Who Do You Need In The Divorce Process?
While the divorce process may seem like a complicated, scary endeavor, it simply comes down to the relationship between tasks, such as dividing assets and determining support, and on the other side dealing with emotional agendas. Emotional agendas in the form of acting out hurts, anger, and fear can magnify any of the tasks into difficult conflicts that can last for years. Understanding this relationship is important to clients and professionals alike when faced with a variety of divorce questions. The percentage of the time necessary for tasks and agendas varies through different divorces and will determine the professionals one will need to resolve the process.
- In an amicable low-conflict divorce, it is typically 100% task and no emotional agendas, and the professionals needed is limited to a paralegal or a cooperative attorney or financial mediator.
- In a moderate-conflict divorce, the ratio shifts to 60-70% task and 30-40% emotional agenda. In this case there will be a need for attorneys or mediators with relationship experience beyond the legal issues, as well as possibly some help from therapists or divorce coaches. The latter are capable of moving a person through the common conflicts that emerge in divorce and can lessen the time and cost involved.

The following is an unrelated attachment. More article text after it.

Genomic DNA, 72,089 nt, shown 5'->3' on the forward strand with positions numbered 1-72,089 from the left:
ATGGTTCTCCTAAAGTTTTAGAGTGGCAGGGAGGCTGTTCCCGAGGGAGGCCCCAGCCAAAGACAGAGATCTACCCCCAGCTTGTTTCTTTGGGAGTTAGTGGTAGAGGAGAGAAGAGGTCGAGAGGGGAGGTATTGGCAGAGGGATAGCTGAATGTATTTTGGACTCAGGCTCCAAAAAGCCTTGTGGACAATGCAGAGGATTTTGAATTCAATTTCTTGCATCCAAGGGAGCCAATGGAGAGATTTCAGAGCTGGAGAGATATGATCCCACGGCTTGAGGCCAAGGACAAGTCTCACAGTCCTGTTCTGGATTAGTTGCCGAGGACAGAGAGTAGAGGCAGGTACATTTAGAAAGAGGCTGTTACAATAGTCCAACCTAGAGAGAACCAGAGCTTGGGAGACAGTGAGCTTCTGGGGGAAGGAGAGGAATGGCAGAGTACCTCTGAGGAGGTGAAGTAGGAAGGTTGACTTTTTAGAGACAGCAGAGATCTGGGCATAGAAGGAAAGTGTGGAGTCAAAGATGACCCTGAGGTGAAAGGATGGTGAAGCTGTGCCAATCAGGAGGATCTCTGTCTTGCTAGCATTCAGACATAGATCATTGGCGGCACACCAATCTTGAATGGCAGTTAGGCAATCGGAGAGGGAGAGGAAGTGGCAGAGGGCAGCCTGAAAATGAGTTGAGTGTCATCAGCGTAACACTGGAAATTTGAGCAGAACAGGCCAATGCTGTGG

- In high-conflict divorces, the percentage has shifted greatly to the point that the tasks are only 20% and the emotional agendas are now 80%. It is essential that therapists and divorce coaches be brought in as soon as possible or the damage to the family on every level can be enormous. A dilemma arises here in that even though the need for this kind of help is at the highest level, the couples are basically run by their emotions and are largely unconscious that they need help. They are too busy blaming the other to use good judgment. It needs to be explained to these couples that they can choose to ignore the intentions of their 80% emotional agendas and look forward to being continuously dumped on or negatively characterized by the other as they engage in exhausting battles over couches, etc. For the sake of their children they need to bring in the therapeutic professionals who can lessen the intensity between them. It should also be mentioned that they can do it at the beginning or they can wait until they have blown through their first $100,000, destroyed any possible trust, and their kids are hanging on for dear life.
If the couple is not sure which group they would fall into, then it might be helpful if they took the Divorce Conflict Survey.